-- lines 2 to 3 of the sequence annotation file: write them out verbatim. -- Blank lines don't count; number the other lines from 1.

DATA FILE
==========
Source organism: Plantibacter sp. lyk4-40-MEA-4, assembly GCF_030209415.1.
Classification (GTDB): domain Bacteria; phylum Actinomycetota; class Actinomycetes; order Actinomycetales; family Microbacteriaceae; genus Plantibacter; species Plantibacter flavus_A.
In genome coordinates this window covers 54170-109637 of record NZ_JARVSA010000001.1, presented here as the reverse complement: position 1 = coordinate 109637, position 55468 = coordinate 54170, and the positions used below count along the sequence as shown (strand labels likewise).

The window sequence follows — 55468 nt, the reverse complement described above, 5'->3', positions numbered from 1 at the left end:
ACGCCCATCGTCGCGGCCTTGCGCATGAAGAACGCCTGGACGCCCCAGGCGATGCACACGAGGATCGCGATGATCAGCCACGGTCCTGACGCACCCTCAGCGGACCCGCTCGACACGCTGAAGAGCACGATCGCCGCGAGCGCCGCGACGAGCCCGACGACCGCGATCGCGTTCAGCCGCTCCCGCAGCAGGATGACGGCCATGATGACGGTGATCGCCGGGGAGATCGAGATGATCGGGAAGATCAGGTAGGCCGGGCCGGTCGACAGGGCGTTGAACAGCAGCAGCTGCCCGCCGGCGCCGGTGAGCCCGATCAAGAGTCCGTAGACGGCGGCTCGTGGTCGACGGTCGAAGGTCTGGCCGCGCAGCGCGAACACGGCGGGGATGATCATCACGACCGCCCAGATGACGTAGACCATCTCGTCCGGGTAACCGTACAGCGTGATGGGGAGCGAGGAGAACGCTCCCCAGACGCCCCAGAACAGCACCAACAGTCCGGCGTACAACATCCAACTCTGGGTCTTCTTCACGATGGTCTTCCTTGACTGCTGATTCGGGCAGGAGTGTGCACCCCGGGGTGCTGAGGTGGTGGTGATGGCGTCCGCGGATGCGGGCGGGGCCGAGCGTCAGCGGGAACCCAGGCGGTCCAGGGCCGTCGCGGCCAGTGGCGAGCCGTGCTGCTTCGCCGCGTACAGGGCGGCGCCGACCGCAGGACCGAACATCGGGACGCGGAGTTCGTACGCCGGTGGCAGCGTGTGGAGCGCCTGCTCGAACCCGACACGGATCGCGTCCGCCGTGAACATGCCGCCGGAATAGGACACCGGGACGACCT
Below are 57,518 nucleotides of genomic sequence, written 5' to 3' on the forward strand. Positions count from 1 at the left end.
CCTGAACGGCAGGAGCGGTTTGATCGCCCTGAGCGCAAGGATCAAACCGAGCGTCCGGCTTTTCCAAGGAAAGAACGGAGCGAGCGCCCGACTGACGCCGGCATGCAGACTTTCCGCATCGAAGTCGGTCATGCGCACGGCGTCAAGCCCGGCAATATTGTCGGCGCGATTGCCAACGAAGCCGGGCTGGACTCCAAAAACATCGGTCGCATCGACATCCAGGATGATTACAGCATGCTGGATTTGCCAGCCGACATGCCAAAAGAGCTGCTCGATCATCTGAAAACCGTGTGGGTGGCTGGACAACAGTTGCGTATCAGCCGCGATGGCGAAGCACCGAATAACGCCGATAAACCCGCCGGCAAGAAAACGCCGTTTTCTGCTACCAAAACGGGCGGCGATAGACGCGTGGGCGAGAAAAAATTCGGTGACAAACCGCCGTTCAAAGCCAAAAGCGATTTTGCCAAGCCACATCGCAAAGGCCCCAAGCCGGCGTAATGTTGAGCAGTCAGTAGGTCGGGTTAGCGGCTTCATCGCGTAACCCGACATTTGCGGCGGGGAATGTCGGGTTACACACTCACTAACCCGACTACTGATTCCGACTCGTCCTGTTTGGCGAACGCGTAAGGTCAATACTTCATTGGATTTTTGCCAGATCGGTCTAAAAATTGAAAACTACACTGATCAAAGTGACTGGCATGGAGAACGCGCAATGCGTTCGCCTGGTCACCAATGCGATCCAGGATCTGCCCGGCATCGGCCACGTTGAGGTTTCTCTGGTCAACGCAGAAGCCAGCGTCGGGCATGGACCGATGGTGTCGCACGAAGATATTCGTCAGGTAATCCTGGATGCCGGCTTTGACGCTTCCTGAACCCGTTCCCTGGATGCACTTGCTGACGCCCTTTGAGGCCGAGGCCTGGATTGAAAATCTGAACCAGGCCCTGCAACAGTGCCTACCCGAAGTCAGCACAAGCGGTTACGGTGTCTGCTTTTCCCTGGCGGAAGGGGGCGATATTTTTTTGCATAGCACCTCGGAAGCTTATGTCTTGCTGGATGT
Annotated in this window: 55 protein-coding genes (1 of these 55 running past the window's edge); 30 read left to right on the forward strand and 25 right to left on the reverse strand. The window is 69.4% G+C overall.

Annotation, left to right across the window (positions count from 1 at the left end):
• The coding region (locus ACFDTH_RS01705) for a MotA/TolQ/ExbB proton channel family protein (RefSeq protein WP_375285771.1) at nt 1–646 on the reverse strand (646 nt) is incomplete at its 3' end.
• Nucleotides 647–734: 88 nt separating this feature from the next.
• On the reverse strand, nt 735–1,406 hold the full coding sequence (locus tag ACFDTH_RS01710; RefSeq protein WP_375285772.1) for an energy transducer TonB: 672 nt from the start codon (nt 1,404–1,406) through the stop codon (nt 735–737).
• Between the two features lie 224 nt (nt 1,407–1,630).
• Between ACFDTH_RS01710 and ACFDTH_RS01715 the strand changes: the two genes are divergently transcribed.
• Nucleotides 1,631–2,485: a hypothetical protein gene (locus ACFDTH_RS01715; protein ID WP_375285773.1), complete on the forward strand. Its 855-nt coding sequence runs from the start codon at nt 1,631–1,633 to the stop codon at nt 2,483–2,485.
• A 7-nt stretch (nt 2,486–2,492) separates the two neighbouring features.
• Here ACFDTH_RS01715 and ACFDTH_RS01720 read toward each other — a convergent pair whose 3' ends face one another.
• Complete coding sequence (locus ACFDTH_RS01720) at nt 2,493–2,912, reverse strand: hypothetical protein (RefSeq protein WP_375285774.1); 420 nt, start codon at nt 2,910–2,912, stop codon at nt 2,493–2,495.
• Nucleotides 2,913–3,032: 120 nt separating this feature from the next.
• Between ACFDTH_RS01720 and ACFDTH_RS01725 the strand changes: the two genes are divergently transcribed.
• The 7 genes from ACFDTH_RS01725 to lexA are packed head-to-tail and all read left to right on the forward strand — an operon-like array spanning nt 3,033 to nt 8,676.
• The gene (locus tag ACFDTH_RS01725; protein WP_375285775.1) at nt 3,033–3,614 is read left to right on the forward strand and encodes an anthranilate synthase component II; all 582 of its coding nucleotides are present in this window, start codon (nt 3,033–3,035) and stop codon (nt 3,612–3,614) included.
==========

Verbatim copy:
Classification (GTDB): domain Bacteria; phylum Actinomycetota; class Actinomycetes; order Actinomycetales; family Microbacteriaceae; genus Plantibacter; species Plantibacter flavus_A.
In genome coordinates this window covers 54170-109637 of record NZ_JARVSA010000001.1, presented here as the reverse complement: position 1 = coordinate 109637, position 55468 = coordinate 54170, and the positions used below count along the sequence as shown (strand labels likewise).